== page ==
I’ll let you in on a secret. One of two things usually happens when you run from something. You either run right to it or run to something worse. Sometimes you run into something worse on your way to whatever you’re running from.

Let me give you an example. I’m currently reading The Sirens of Titan by Kurt Vonnegut. (Allow us to pause here a moment out of pure respect for Vonnegut. Not many, if any, people know that I just adore Vonnegut and his writing. Slaughterhouse-Five impacted my life immensely and is easily in my top ten, maybe even top five books.) In this book I’m reading, a man by the name of Winston Niles Rumfoord basically traveled through a rip or portal between Earth and Mars. He’s sort of part of the universe now. He doesn’t really have a body but can materialize. He can go anywhere (like other planets and galaxies), can read minds, knows the future. He meets a man called Malachi Constant and tells him his future. Scared, Malachi does everything he can to avoid his fate or change it, alters his life and relationships. But after it all, his destiny is the same, and he meets it in even worse shape than he would have had he gone with it instead of fighting it. He gets there, but now his social life is gone, his money is depleted, and his company went under.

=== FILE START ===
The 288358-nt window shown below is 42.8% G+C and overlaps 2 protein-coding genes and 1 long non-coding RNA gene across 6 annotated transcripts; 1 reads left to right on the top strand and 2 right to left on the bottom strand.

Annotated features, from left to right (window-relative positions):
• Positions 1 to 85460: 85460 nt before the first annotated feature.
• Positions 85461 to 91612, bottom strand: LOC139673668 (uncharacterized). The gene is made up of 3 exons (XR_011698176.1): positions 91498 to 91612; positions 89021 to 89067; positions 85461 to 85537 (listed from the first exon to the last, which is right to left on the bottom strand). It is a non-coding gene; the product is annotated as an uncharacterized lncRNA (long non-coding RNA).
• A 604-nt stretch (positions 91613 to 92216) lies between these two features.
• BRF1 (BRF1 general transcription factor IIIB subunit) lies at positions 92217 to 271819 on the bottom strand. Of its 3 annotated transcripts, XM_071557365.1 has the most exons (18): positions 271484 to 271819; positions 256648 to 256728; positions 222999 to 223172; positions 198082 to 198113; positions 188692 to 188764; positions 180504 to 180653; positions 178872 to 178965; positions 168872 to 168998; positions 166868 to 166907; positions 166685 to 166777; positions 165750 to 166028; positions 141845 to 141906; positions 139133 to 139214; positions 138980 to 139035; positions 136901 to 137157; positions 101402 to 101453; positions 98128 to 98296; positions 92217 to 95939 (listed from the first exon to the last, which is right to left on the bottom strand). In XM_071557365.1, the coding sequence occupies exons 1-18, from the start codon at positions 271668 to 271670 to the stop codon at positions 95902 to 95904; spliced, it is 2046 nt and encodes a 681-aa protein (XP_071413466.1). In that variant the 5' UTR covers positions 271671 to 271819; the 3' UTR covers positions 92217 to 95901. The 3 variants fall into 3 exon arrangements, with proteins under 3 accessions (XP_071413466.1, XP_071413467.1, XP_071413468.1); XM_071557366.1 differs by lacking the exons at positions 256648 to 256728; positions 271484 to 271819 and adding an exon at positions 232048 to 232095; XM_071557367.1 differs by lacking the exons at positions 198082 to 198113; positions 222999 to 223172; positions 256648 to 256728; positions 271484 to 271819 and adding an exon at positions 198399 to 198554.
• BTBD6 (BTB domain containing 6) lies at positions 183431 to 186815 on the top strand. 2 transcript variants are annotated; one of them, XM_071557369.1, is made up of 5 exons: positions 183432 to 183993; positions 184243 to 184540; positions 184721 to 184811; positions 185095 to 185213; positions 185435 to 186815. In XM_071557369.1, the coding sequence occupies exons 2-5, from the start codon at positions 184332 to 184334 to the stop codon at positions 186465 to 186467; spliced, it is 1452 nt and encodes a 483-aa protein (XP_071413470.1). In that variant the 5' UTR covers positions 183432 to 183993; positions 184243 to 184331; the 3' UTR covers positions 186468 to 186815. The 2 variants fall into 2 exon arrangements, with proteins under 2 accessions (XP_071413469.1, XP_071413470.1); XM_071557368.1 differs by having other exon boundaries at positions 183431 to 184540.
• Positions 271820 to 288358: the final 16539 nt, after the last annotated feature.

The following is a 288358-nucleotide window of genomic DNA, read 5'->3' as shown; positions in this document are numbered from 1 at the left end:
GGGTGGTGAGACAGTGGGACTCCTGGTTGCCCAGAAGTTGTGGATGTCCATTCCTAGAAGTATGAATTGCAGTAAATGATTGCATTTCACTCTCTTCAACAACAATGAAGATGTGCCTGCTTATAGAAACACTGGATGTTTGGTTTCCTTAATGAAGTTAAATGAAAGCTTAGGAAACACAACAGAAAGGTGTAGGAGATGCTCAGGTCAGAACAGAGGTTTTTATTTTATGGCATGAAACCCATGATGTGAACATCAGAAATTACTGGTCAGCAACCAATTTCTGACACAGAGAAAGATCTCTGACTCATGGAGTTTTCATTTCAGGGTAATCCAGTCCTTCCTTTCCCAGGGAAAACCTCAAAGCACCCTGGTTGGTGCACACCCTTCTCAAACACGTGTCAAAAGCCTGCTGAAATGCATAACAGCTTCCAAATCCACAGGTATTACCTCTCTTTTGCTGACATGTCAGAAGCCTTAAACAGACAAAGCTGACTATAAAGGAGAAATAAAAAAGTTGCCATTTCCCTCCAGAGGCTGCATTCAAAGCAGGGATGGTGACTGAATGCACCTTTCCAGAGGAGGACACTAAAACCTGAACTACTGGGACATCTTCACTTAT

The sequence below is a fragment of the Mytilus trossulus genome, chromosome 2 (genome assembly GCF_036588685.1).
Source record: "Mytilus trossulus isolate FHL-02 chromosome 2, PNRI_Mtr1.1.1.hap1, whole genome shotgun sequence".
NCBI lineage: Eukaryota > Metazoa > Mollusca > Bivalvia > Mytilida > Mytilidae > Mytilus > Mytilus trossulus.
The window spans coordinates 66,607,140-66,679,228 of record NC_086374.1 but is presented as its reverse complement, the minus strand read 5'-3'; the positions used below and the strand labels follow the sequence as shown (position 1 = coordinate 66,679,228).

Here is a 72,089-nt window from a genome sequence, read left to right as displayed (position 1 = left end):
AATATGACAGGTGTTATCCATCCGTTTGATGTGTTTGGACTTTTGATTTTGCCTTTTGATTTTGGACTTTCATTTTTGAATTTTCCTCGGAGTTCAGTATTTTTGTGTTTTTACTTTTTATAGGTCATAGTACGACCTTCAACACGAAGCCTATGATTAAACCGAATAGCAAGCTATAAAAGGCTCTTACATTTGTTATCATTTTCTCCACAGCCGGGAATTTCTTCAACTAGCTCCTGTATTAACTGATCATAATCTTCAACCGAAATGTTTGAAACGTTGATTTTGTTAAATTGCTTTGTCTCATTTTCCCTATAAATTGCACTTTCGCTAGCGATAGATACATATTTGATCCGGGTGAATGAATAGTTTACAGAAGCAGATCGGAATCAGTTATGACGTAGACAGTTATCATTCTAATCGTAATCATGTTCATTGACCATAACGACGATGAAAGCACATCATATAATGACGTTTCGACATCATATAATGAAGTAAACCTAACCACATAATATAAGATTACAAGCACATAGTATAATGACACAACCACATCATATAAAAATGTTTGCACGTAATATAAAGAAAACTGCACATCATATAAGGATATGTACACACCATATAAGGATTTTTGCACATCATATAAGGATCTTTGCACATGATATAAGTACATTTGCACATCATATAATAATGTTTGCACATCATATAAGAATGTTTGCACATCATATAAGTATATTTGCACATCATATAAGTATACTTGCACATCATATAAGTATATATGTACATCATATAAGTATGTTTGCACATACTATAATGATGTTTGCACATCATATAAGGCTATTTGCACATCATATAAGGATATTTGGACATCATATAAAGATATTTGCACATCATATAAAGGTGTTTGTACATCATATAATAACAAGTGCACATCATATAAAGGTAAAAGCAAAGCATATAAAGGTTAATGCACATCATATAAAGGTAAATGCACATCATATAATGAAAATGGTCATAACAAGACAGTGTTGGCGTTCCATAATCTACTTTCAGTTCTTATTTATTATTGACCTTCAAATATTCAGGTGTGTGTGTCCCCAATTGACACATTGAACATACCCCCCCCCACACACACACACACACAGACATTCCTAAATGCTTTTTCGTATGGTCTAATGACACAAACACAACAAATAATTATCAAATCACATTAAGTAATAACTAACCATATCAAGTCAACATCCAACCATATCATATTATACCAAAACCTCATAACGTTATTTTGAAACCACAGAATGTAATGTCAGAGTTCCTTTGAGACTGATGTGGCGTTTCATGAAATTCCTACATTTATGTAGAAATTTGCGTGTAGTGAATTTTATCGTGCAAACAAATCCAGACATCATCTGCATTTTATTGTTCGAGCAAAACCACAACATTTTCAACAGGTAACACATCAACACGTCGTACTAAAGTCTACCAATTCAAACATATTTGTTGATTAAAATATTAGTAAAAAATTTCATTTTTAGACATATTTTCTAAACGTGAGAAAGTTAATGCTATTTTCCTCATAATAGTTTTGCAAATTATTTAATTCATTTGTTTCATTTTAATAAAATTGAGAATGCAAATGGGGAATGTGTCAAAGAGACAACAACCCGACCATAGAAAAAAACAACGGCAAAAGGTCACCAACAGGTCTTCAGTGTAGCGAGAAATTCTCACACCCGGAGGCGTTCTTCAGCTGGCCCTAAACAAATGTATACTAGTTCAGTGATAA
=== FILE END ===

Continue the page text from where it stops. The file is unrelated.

Jonah was in a boat similar to Malachi’s fictional one. Jonah’s situation involved a literal, tangible boat, one that took on water in an inescapable storm.

I don’t believe that Jonah’s sprint from his calling surprised God one bit. I believe He knew it, foresaw it, and crafted the entire sea scenario to get more people saved and to prove to Jonah that He cannot be out-ran.

God doesn’t give up on us. He knows the life we could have, the ways we could grow, the impact we could have in His name, and He refuses to shortchange us. His love and pursuit of us never end.

God didn’t give up on Jonah. Nineveh held more than power-hungry killers. It held experiences and lessons for Jonah in particular. God wasn’t just going to let Jonah sail away from that. He probably understood Jonah’s fear, but He knew that what awaited was so much greater if Jonah could just get there.

Are you fleeing like Jonah? Jonah’s fear was justified, and yours probably is too, if to no one else but you. Change and callings, duties and destinies can be terrifying. Someone else could probably have done Jonah’s job, but they couldn’t have done it the way Jonah did. The same goes for you. There’s only one you, only one person on the whole planet who can do what you do like you do. Keep that in mind the next time you find yourself running from your calling. And remember that we serve a relentless, powerful, and loving God.

By Carrie Prevette